Well after taking far too long to finish the HALO 4 campaign, I finally sat down and finished it. This was one of the most epic games I’ve ever played, and comes close to rivaling HALO: Combat Evolved for the best HALO game.
SPOILERS in the Campaign section. Don’t read it if you haven’t finished the campaign yet.
Graphics: 10/10 – the in-game graphics were a huge step up from HALO: Reach. The detailing everywhere was greatly improved, and this rivals almost any console game out there right now. All you have to do is look at the detailing on weapons to see how much more work went into this iteration. The cutscene graphics were fantastic – the people look close to lifelike, and the scenery is beautiful.
Soundtrack & Effects: 10/10 – Martin O’Donnell and Michael Salvatori provided some assistance to this iteration of HALO, but most of the composing was done by newcomer Neil Davidge. As a result, the soundtrack had a much different feel, and at times was more reminiscent of Star Wars than HALO. That’s okay, because the music was still epic, but what really made this game shine in the audio department was the sound effects. When I was playing for the first time, I was loving it, but there was one major change I couldn’t figure out until I finally realized it was the sound! The effects cause you to become immersed in the game, and in my opinion are the best sounds I’ve ever heard in a video game. If you are playing with surround sound, you will likely be blown away.
Storyline: 10/10 – The team at 343 Industries really did a great job putting together a cohesive storyline that did indeed feel like a continuation of the HALO saga we’ve all loved for over 11 years. There were plenty of plot twists, from Forerunners, to fighting Covenant again (don’t worry, the Flood do not make an appearance), to betrayals. We even get a level that feels straight out of Star Wars, especially with the music – I felt like Luke Skywalker in the trench run on the first Death Star. But the real core of this storyline is the exploration of the relationship between John and Cortana. This element makes it into an emotional journey, right up until its gut-wrenching conclusion.
Execution: 9/10 – Rarely did the story feel repetitive. There were a couple instances where I was bored by having to repeat an action two or three times, but those sections were fortunately short. There were no levels reminiscent of HALO CE’s Library or HALO 3′s Cortana, but each level added nicely to the storyline and had rewarding parts.
Gameplay: 9/10 – Nearly flawless. I beat the campaign on Normal, and have only played a few levels on Hardened, but there are no real spots that seem impossible at times. The addition of new Forerunner weapons, and a few new Covenant and Human weapons keep me exploring, and the controls’ minor changes were mostly for the good. The one bad thing I noticed was in the “Trench Run” level, the flying controls did not seem intuitive and even when I inverted the axis, they stayed confusing.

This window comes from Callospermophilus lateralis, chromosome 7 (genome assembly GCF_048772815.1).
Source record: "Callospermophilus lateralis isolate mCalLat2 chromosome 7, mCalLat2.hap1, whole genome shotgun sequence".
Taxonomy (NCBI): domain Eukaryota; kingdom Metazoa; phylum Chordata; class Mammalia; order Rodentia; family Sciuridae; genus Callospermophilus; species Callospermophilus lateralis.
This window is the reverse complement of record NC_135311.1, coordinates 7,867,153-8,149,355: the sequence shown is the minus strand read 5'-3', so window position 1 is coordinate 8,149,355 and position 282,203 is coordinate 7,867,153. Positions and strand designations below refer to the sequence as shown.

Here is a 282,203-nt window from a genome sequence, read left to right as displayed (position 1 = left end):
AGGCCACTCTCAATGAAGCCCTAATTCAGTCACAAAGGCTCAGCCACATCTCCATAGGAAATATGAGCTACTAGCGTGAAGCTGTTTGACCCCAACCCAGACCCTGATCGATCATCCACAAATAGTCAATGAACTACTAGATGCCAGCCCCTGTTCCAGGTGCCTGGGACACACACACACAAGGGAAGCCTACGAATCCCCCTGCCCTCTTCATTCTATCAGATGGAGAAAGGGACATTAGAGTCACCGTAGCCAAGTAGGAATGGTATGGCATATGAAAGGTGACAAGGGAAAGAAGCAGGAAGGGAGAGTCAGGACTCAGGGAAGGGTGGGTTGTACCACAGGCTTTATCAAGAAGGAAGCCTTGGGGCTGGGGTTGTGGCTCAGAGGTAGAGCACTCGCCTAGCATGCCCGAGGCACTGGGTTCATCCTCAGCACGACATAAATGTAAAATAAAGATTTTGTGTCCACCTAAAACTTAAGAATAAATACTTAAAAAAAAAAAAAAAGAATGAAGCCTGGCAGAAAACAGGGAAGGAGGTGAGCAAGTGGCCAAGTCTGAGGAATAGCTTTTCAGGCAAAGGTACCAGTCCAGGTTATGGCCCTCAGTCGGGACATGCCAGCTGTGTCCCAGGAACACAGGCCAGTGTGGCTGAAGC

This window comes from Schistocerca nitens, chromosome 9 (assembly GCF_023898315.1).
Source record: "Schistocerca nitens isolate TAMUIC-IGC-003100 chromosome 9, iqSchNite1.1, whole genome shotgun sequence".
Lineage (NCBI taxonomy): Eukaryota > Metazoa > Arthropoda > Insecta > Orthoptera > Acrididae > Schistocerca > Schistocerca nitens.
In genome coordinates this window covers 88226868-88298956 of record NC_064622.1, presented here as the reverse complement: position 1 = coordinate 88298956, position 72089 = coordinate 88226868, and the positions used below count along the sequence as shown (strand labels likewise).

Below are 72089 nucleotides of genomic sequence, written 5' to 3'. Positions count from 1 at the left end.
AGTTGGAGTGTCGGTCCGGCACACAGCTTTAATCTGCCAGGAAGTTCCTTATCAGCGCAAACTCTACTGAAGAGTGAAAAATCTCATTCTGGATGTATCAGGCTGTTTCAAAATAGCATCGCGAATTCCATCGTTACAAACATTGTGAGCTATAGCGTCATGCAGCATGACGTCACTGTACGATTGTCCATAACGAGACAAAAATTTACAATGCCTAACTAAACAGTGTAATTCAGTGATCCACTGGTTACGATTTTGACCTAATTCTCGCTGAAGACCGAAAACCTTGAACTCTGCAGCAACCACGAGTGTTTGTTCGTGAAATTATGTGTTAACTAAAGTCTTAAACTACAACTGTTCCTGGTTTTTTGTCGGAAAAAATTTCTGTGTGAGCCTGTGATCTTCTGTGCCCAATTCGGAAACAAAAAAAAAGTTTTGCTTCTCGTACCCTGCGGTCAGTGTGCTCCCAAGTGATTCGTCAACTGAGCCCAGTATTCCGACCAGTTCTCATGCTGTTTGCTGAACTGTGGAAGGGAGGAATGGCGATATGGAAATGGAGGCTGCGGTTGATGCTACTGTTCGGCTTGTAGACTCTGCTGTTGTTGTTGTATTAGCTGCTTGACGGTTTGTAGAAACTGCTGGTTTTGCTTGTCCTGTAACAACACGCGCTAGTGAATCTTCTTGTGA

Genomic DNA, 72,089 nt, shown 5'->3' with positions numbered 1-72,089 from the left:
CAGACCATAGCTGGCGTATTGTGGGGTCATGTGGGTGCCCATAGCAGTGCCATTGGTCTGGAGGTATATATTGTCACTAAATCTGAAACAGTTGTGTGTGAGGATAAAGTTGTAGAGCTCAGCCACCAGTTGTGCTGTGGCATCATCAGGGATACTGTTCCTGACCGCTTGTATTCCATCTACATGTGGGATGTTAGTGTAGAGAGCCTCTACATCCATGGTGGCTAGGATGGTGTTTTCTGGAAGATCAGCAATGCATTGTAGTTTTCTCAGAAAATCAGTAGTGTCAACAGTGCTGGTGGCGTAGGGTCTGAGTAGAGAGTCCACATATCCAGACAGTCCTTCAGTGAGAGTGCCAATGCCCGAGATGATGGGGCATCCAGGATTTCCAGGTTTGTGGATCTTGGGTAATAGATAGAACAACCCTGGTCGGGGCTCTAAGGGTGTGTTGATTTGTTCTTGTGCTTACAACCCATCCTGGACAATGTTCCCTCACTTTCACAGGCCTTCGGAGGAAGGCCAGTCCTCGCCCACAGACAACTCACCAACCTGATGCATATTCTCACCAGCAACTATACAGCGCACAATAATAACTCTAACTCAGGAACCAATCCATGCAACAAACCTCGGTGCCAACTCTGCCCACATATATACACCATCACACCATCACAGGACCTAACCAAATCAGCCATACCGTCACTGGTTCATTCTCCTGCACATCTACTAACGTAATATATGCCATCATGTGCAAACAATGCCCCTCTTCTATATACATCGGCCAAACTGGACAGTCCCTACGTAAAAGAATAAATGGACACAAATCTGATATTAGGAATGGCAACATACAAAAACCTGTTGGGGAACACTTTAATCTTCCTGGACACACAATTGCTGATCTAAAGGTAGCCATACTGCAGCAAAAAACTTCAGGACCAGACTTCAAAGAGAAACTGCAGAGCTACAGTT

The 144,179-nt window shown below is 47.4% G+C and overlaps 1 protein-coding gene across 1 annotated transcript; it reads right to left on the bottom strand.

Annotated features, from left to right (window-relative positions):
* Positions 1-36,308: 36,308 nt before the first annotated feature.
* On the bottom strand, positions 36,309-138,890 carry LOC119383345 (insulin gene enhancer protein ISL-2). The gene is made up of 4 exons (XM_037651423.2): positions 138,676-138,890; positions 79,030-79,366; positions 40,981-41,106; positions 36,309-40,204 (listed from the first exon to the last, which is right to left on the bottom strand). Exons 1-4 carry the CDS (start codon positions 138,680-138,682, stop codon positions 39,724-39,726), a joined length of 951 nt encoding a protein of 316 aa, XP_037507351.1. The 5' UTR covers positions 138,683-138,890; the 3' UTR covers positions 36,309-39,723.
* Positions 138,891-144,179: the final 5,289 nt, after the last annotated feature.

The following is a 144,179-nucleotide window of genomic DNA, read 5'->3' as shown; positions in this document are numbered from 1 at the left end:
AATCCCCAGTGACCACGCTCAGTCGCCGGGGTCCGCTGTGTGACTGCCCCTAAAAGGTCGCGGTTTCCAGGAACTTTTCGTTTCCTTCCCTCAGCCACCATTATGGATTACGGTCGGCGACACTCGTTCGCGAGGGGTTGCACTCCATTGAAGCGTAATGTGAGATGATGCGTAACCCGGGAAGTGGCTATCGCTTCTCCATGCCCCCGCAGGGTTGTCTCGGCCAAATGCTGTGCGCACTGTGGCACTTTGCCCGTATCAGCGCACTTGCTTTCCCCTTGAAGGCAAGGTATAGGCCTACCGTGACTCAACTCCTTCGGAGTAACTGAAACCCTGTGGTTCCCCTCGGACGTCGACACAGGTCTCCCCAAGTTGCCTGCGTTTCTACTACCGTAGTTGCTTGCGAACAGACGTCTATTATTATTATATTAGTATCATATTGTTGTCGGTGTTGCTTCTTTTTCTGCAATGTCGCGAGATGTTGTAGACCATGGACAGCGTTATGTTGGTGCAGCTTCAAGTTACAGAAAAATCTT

Overall campaign: 48/50. Easily the best campaign since HALO: CE. The length was of course shorter than Combat Evolved, but noticeably longer than HALO 3, which was welcome. I loved every minute of it, and was on the edge of my seat at times. With the ending, I am very curious to see what is in store for HALO 5. For even the casual fan of the series, this is absolutely a must-play.
Gameplay: 9/10 – Probably the best multiplayer in a HALO game to date. The graphics are again impressive, but the maps are great. As with any HALO, there are maps that are vastly more popular, but there are no ‘broken’ maps. With the new vehicle in the Mantis and plenty of new weapons, multiplayer whether on-line or in split screen play can entertain for hours. One downside is the SAW, a really cool weapon, is unfortunately vastly overpowered at short and medium ranges. Other than that, the weapons are mostly balanced.
Game Modes & Progression: 10/10 – The game modes bring back all of your old favorites – CTF, SWAT, Slayer, Oddball, and Grifball, along with adding some small newer modes. Infection has changed slightly, where all infected players now visually appear to be Flood. Overall, an excellent job. In a change from previous installments, the rank and unlock system is clear and very different. Rather than weapons appearing in set locations on the map, players now have access to loadouts, which allow various unlocks at different ranks. The implementation of this tried-and-true model is nearly flawless. Access to higher-powered weapons are granted as scorechain weapon drops; that is, achieve a certain score without dying and you can call in an ordnance drop.
Team Play: 8/10 – No real new innovations in team play have been made, but the classic team games are still excellent. There is a rather small amount of players with mics online, however, making play with randoms difficult.
Menus: 8/10 – The menus are easy to navigate and are pleasant to use, with two exceptions: 1) repeating the pattern from previous installments, “ads” appear upon startup, asking you to purchase DLC or play a specific mode, and 2) there is an in-game way of changing the lobby type that can be very confusing until you figure it out.
Overall multiplayer: 35/40. The best multiplayer HALO to date, new weapons, features, and tweaks make this a game that can draw in gamers from many different backgrounds.
It wouldn’t be HALO without Forge mode, which has been vastly tweaked to be a much more enjoyable building experience. And with the campaign now comes “Spartan Ops”, stand-alone missions that tie into the campaign at various points to give extra details and even more play time. 9/10